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Process

Alltech Techno Cast Pvt. Ltd.

This Process also known as "Lost Wax Process."

Why Investment Castings ?

This is the only process in which you can see, touch & realize about your product before it cast.

By investment casting process, you can produce complicated shapes or near net shape that would be difficult or impossible to make by another manufacturing process by eliminating or substantially reducing the need for expensive machining or secondary operations.

History of Investment Castings

The history of lost-wax casting dates back thousands of years. Its earliest use was for idols, ornaments and jewellery, using natural beeswax for patterns, clay for the moulds and manually operatedbellows for stoking furnaces. Examples have been found across the world in India's Harappan Civilisation (2500–2000 BC) idols, Egypt's tombs of Tutankhamun (1333–1324 BC), Mesopotamia, Aztec and Mayan Mexico, and the Benin civilization in Africa where the process produced detailed artwork of copper, bronze and gold.

The earliest known text that describes the investment casting process (Schedula Diversarum Artium) was written around 1100 A.D. by Theophilus Presbyter, a monk who described various manufacturing processes, including the recipe for parchment. This book was used by sculptor and goldsmith Benvenuto Cellini (1500–1571), who detailed in his autobiography the investment casting process he used for the Perseus with the Head of Medusa sculpture that stands in the Loggia dei Lanzi in Florence, Italy.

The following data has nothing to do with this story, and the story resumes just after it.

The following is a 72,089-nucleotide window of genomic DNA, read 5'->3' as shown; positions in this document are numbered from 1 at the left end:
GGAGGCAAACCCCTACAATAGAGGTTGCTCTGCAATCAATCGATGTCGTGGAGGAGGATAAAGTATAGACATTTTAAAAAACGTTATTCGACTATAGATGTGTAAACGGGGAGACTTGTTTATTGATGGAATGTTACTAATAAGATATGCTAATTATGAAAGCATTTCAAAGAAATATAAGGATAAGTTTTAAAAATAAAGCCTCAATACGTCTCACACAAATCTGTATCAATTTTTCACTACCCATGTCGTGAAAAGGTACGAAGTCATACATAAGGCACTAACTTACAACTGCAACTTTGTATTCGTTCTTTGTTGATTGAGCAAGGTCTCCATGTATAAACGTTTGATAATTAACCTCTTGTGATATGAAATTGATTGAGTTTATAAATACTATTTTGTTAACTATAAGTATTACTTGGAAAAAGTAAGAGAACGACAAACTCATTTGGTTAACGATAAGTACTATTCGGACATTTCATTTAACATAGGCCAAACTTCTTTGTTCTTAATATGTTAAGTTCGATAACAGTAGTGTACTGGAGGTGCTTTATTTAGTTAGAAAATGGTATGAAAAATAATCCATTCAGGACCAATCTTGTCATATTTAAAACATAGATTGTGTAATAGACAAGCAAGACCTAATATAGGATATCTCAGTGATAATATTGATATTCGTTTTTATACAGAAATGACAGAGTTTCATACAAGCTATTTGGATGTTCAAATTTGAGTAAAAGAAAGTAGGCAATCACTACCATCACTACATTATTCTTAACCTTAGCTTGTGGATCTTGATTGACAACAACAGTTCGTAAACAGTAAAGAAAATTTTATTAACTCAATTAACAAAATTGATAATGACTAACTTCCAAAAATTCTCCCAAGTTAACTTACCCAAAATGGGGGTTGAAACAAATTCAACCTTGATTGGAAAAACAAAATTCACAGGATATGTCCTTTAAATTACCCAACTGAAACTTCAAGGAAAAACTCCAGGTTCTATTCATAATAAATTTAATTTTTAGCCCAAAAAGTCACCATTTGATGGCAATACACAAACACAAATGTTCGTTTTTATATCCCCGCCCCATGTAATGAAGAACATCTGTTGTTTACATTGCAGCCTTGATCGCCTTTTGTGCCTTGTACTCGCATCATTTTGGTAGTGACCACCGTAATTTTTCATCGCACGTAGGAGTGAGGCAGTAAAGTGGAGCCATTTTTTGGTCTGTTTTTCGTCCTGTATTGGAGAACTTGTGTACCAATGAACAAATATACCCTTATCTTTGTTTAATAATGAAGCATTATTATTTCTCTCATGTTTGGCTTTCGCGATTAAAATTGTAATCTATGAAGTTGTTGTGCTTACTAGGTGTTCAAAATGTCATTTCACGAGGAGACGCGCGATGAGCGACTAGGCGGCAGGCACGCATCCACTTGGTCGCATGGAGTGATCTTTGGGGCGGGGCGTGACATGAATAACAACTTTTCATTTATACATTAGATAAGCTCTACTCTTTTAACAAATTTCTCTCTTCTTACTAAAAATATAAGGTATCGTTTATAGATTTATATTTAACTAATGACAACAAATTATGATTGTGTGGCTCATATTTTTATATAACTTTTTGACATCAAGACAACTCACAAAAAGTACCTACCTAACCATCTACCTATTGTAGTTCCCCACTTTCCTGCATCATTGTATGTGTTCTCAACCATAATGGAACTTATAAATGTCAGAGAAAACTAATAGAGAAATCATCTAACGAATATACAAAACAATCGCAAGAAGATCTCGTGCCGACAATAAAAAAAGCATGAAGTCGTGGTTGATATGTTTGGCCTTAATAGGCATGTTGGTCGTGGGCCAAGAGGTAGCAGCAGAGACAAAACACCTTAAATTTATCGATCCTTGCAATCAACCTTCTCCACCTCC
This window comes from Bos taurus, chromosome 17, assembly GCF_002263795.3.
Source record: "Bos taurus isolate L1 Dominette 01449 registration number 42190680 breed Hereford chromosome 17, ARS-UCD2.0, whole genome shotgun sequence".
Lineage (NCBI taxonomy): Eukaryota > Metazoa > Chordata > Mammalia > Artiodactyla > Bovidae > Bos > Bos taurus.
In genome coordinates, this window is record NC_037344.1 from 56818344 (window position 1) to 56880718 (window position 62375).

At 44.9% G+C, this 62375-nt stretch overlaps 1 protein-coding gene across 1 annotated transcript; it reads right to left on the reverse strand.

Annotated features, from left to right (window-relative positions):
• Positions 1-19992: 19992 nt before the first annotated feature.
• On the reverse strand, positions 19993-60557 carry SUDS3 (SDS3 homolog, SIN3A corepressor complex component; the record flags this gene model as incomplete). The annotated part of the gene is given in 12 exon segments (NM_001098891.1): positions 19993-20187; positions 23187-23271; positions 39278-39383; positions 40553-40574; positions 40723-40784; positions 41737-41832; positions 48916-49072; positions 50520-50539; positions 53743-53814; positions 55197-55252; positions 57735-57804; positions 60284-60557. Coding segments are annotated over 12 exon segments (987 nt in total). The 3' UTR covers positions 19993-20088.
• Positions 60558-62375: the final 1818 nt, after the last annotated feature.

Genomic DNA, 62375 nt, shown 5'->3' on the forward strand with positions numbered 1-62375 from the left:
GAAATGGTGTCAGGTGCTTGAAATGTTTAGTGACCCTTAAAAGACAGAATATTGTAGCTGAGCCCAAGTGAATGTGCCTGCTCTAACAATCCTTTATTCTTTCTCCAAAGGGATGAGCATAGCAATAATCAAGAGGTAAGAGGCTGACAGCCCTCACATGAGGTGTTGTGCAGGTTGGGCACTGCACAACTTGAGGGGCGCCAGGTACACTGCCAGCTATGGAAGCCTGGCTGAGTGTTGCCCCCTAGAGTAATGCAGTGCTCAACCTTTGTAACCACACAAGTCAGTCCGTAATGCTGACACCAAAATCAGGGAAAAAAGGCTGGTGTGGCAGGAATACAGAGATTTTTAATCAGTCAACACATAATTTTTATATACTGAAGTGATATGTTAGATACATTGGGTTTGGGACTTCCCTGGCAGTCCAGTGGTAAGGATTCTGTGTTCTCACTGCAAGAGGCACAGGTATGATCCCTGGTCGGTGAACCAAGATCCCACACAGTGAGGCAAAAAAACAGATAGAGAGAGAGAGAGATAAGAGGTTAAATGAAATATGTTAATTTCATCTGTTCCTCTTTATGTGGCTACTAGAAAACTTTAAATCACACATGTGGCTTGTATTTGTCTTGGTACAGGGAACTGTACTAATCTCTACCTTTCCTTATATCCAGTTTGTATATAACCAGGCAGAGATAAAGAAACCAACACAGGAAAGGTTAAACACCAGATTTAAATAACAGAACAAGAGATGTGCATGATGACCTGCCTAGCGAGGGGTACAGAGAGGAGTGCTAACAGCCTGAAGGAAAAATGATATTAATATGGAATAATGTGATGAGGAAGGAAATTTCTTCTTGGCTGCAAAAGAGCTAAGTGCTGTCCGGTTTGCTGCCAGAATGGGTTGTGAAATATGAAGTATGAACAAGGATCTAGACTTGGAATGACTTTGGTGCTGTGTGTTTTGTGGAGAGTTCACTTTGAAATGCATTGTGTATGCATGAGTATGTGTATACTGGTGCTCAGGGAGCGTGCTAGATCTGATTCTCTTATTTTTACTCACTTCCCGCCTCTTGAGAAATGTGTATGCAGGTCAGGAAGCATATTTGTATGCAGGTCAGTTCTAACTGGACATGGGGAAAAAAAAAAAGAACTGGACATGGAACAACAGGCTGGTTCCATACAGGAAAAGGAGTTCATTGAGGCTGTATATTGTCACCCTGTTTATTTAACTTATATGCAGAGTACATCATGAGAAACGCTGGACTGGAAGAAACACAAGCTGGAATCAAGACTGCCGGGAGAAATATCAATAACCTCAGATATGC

Investment casting came into use as a modern industrial process in the late 19th century, when dentists began using it to make crowns and inlays, as described by Dr. D. Philbrook of Council Bluffs, Iowa in 1897. Its use was accelerated by Dr. William H. Taggart of Chicago, whose 1907 paper described his development of a technique. He also formulated a wax pattern compound of excellent properties, developed an investment material, and invented an air-pressure casting machine.

In the 1940s, World War II increased the demand for precision net shape manufacturing and specialized alloys that could not be shaped by traditional methods, or that required too much machining. Industry turned to investment casting. After the war, its use spread too many commercial and industrial applications that used complex metal parts.

Investment casting is an industrial process also called lost-wax casting, one of the oldest known metal-forming techniques from 5,000 years ago, when beeswax formed the pattern, to today's high-technology waxes, refractory materials and specialist alloys, the castings allow the production of components with accuracy, repeatability, versatility and integrity in a variety of metals and high-performance alloys. Lost foam casting is a modern form of investment casting that eliminates certain steps in the process.

The process is generally used for small castings, but has been used to produce complete aircraft door frames, steel castings of up to 300 kg (660 lbs) and aluminium castings of up to 30 kg (66 lbs). It is generally more expensive per unit than die casting or sand casting, but has lower equipment costs and more possibility to make your product very cost effective.